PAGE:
1. Capitalising the name of a degree
Have you ever wondered when to capitalise the name of an academic degree? Here are two guidelines:
a.) For general usage, don’t capitalise the degree.
Example: She received her bachelor’s degree in English.
The words ‘bachelor’s degree’ aren’t capitalised. ‘English’ is capitalised, because it’s a proper noun – the name of a language.
abbreviating a degree,
writing the formal name of a degree,
or when the name of the degree is part of a person’s official title, capitalise it.
Example 1: I’m starting my BCom next year.
Example 2: Her degree in Bachelor of Arts Visual Studies was well deserved.
Example 3: Our guest speaker for the Legal-Eyes conference is Dr Bryan Vernum, PhD Procedural Law.
2. Do you use ‘shall’ or ‘will’?
Whenever I say ‘I will’ instead of ‘I shall’, I get a nervous tic, probably instilled in me by my high school English teacher. In an attempt to put my nagging grammar guilt to rest once and for all, I looked at what Oxford Dictionaries
has to say about the matter:
‘The traditional rule in standard British English is that shall is used with first person pronouns (i.e. I and we) to form the future tense, while will is used with second and third person forms (i.e. you, he, she, it, they). For example:
However, when it comes to expressing a strong determination to do something, the roles are reversed: will is used with the first person, and shall with the second and third. For example:
In practice, though, the two words are used more or less interchangeably, and this is now an acceptable part of standard British and US English.’
3. Do you use double or single quotation marks/inverted commas?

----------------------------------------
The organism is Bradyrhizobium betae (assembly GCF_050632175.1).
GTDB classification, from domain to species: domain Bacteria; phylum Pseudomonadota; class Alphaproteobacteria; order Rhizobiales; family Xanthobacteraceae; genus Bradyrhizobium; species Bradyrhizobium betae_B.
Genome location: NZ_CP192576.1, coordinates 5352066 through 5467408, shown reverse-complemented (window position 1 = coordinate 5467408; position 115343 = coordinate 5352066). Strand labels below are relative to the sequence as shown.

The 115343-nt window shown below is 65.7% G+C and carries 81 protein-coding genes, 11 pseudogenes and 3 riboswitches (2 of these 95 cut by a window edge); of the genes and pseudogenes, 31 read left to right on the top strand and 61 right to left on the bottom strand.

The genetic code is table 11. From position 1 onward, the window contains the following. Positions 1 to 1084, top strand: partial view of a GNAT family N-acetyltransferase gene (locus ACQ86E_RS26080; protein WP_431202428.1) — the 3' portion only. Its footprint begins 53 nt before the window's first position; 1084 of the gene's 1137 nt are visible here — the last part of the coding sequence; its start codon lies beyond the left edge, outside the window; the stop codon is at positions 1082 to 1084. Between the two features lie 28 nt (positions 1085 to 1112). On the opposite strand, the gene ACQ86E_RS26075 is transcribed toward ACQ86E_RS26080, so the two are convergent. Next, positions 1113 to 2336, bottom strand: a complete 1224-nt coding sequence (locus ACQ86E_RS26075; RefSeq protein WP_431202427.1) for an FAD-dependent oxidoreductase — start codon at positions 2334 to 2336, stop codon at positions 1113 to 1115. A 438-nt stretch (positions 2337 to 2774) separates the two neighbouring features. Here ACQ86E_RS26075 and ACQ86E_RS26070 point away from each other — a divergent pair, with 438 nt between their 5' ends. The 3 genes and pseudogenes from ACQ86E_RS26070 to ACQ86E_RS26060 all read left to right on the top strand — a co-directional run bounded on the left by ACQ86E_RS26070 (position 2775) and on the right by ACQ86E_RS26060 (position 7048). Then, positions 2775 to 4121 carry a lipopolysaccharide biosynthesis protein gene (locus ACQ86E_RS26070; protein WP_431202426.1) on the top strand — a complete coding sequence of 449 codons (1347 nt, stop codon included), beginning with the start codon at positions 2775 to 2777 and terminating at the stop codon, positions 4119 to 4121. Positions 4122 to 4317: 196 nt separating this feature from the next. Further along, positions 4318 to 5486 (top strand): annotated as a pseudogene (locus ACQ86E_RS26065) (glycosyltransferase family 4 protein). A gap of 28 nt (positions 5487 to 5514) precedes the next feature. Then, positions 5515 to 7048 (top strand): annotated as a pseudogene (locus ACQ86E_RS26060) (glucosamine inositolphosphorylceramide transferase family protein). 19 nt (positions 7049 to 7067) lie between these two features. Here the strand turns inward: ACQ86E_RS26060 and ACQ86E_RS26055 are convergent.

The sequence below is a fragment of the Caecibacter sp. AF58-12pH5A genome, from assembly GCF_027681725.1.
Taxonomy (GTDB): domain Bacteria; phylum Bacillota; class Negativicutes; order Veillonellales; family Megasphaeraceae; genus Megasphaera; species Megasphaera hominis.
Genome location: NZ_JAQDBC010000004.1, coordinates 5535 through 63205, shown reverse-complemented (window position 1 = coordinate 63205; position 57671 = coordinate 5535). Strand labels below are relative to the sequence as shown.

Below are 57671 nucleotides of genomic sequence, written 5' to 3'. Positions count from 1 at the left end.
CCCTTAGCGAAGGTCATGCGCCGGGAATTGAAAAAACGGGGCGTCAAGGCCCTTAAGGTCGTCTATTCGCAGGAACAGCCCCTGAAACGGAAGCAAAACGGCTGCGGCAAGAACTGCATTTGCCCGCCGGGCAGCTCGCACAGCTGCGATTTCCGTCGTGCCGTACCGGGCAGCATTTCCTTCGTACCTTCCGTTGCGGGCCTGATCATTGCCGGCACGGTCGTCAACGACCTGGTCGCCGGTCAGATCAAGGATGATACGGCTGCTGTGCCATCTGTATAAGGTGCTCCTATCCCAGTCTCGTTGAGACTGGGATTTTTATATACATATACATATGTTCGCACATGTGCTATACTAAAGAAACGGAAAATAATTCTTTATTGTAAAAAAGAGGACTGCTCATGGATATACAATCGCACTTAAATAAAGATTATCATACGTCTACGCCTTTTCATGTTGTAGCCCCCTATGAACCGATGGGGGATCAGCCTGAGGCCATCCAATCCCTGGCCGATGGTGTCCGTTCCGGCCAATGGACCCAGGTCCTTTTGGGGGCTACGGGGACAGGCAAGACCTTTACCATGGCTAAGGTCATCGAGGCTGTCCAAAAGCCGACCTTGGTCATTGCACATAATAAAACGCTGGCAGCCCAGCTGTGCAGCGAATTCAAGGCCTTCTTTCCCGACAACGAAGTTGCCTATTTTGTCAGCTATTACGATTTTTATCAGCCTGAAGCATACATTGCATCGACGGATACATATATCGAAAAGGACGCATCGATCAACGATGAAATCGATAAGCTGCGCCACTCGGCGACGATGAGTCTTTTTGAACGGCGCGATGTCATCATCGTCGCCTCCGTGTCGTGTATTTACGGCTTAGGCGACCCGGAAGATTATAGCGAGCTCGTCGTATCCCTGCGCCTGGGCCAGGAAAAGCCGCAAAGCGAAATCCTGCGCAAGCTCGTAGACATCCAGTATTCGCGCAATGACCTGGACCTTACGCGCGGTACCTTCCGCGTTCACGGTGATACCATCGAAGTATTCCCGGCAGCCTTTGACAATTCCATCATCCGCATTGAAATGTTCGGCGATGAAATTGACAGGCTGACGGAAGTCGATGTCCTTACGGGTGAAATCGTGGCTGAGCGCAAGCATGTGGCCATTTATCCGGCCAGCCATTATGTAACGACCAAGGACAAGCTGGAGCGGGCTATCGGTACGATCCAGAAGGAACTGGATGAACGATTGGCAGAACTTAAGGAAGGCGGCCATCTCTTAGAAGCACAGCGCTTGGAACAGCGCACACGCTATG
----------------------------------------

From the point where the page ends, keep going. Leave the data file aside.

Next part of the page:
Single quotation marks look like ‘this’. Double quotation marks look like “this”. There is no rule that dictates whether you should use single or double quotation marks. However, British English tends to favour single quotation marks (‘x’), while US English tends to favour double quotation marks (“x”). There are two rules you’ll need to observe, though:
a.) Whatever you use, use it consistently throughout your writing.
b.) When you enclose a separate quotation inside your quoted speech, use the opposite style to what you’ve already used.
Alex said, ‘I believe that “our lives begin to end the day we become silent about things that matter”, to quote Martin Luther King.’
Magdalene said, “C.S. Lewis wrote, ‘Courage is not simply one of the virtues, but the form of every virtue at the testing point,’ and I think he lived a life that proved this.”
If you want to improve your business writing, join us for The Plain Language Programme.
by Donna Radley
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Donna is a creative writer who has tinkered with words for years. She has written newsletters and online articles, translated a book, and edited a variety of documents. She also reviews books. She owned her own training business and now facilitates The Plain Language Programme for Writers Write. She is currently working on her novel, which involves drinking lots of sweet tea. You can view her profile on LinkedIn or follow her on Twitter.
Writers Write offers the best writing courses in South Africa. If you want to learn how to write a book, write for social media, and improve your business writing, send an email to email@example.com for more information.
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